Trauma and tragedy are inevitable parts of life, but most parents hope to raise their children in relative safety and security, with a warm and happy sense of being safe and secure. So what do parents do when the news is everywhere and the news is not good? We do the best we can to help our tweens understand that which is impossible to understand.
First is the choice – some parents may choose to avoid speaking to their tweens on matters that don’t involve them, and that is a legitimate choice. However, between the internet, tv, and friends at school, tweens are likely to hear about the tragedy of the Connecticut school shooting and other such events. A parent may do well to prepare what they do want to discuss if their tween brings up such subjects. If the parent chooses to keep such items out of their homes, it may be helpful to discuss other avenues open to the tween – school counselors, church pastors, or legitimate websites devoted to helping children process tragedy. The parent may also choose to discuss what it means to be a careful consumer of news items and the effects news items can have on our daily lives and outlook.
Communication in the tween years is a valuable commodity, and opportunities to connect and maintain connections with our tweens should not be missed. Some parents may choose to prepare a more proactive approach to discussing tragedy with their tweens. Parents may want to consider asking a tween what they have heard, and what they think about it. They may want to mention the news item and ask the tween if they have questions or concerns. They may want to discuss facts or statistics, or philosophical or religious views to help their tweens continue to feel relative safety in a sometimes uncertain world.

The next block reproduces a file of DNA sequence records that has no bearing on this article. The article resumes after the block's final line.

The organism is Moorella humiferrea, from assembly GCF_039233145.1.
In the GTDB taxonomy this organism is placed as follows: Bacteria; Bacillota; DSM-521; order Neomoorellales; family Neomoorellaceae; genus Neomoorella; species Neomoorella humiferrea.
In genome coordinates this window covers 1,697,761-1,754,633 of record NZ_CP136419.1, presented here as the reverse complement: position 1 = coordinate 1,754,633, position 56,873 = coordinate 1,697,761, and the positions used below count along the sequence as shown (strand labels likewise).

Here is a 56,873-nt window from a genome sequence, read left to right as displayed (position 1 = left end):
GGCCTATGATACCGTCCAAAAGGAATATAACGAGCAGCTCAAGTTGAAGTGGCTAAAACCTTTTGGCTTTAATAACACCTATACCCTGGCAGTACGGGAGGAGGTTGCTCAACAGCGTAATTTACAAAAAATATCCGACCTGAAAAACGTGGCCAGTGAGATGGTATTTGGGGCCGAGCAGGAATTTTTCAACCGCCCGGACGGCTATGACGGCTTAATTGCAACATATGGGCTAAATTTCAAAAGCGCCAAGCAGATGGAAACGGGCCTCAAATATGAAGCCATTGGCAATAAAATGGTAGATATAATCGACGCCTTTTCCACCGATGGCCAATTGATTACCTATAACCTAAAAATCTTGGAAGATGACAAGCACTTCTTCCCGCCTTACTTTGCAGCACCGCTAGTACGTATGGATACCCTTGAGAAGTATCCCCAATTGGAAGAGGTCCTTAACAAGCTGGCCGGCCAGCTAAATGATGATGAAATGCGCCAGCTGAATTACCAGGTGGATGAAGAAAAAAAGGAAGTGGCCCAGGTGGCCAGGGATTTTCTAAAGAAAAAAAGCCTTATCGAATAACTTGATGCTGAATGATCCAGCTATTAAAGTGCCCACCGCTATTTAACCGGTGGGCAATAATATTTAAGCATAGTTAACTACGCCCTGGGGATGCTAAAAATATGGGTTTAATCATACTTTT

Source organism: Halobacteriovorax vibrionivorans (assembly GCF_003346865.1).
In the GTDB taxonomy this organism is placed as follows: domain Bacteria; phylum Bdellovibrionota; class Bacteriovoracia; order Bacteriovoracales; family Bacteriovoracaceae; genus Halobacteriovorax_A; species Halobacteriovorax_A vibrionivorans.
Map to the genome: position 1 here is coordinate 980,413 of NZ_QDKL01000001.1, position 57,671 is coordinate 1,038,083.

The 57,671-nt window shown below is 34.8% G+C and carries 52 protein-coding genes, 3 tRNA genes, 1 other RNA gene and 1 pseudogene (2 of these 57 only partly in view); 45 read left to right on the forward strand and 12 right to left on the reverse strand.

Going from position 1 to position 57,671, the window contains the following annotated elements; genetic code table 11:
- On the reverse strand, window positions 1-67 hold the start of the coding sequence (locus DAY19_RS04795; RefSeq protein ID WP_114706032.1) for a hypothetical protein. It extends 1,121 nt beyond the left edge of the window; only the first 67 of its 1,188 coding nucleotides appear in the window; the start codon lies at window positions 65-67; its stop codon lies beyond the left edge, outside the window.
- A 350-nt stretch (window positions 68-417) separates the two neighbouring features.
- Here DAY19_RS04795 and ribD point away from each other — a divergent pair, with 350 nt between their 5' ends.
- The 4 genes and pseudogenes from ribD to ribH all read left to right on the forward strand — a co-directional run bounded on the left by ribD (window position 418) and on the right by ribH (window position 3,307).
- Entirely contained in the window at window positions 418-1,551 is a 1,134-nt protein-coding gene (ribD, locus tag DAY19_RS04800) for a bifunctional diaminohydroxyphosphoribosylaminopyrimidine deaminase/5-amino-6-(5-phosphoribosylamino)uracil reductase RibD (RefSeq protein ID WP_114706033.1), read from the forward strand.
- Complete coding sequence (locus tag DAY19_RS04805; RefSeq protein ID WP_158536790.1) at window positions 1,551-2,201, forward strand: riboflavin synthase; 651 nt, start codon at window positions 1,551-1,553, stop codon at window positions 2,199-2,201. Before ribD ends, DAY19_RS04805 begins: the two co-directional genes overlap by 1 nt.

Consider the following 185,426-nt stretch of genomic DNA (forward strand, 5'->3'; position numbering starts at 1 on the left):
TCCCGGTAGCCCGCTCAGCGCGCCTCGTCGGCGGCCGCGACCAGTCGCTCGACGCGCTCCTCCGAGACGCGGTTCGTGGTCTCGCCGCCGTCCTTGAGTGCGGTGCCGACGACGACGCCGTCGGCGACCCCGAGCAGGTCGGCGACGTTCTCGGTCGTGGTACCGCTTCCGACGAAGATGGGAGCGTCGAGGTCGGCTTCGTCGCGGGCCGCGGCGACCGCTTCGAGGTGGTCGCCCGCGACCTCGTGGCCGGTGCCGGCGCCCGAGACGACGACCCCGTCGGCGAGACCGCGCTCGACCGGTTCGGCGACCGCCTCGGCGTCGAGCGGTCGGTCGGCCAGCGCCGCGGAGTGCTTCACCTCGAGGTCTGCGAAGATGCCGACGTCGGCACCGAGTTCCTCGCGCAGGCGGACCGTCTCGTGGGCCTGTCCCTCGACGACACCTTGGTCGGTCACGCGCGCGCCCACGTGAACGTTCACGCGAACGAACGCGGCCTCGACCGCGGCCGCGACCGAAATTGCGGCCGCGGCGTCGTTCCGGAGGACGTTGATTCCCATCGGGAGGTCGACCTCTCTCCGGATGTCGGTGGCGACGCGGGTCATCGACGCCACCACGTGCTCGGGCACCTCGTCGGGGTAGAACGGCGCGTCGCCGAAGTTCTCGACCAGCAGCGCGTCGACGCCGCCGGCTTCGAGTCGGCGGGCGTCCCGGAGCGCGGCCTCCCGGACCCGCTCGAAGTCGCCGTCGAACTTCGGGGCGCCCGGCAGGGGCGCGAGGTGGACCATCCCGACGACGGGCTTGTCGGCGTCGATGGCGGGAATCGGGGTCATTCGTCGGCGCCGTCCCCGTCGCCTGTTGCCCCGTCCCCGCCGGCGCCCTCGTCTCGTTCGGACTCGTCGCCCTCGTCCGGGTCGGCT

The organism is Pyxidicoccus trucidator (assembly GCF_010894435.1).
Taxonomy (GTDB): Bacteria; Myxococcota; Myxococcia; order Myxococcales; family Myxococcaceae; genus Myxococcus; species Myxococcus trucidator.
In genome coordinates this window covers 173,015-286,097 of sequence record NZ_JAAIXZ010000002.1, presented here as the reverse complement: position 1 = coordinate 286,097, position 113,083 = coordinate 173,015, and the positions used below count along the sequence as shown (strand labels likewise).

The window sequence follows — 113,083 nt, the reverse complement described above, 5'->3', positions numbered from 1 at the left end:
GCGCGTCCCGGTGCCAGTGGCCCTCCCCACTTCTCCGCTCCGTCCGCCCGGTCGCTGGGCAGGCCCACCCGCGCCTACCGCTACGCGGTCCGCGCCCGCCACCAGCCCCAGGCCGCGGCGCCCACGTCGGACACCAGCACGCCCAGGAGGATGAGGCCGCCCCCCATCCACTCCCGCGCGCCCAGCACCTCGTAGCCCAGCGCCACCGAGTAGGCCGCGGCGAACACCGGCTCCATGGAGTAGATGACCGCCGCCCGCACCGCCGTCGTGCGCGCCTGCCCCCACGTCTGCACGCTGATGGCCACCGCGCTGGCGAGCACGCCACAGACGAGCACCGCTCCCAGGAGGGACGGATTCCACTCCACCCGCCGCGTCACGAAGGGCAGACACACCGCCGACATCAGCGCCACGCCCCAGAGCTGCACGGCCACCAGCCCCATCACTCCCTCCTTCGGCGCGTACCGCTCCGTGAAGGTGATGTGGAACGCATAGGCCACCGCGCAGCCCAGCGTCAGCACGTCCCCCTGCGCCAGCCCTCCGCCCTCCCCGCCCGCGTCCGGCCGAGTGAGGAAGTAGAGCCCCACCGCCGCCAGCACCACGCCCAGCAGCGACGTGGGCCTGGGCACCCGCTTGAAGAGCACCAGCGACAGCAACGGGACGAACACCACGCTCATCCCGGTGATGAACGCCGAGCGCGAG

Important points for parents to remember include processing their own feelings and maintaining a stance of reassurance. Tweens are often savvy enough to understand the evils of the world, but do not yet have enough life experience to make sense of it in a positive, life-affirming manner that will allow them to continue on with their own daily lives. Some tweens may want to cry or reach out with empathy for the victims’ families – and this is a positive reaction as empathy helps bond us as human beings and helps us relate to other people with compassion and respect. However, parents should attempt to keep their own feelings calm and share their own inner reassurances to help tweens find these conclusions. Some reassurances may include ideas such as: We may never fully understand the roots of such random, tragic acts, and we may not be able to prevent them – but we can, like all people, make the most of the time we do have. We might have a day or we might have decades to live – this tragic event does not change that. We can still express appreciation for all that we have, and work to build a future that fills the dreams we carry. These events do not change that.
However a parent chooses to come to terms with the tragic events of life, they may want to consider further positive steps to help their tweens. Parents can help them by: reassuring them that if they feel sad, it is OK; if they feel scared, it is OK; reassure them the world they live in is still basically safe and secure; help them think about how to make sense of the events in ways that will help them maintain or even increase their compassion, appreciation, and positive feelings about life and the future. We cannot fix it, but we can do the best we can. Peaceful parents and peaceful parenting.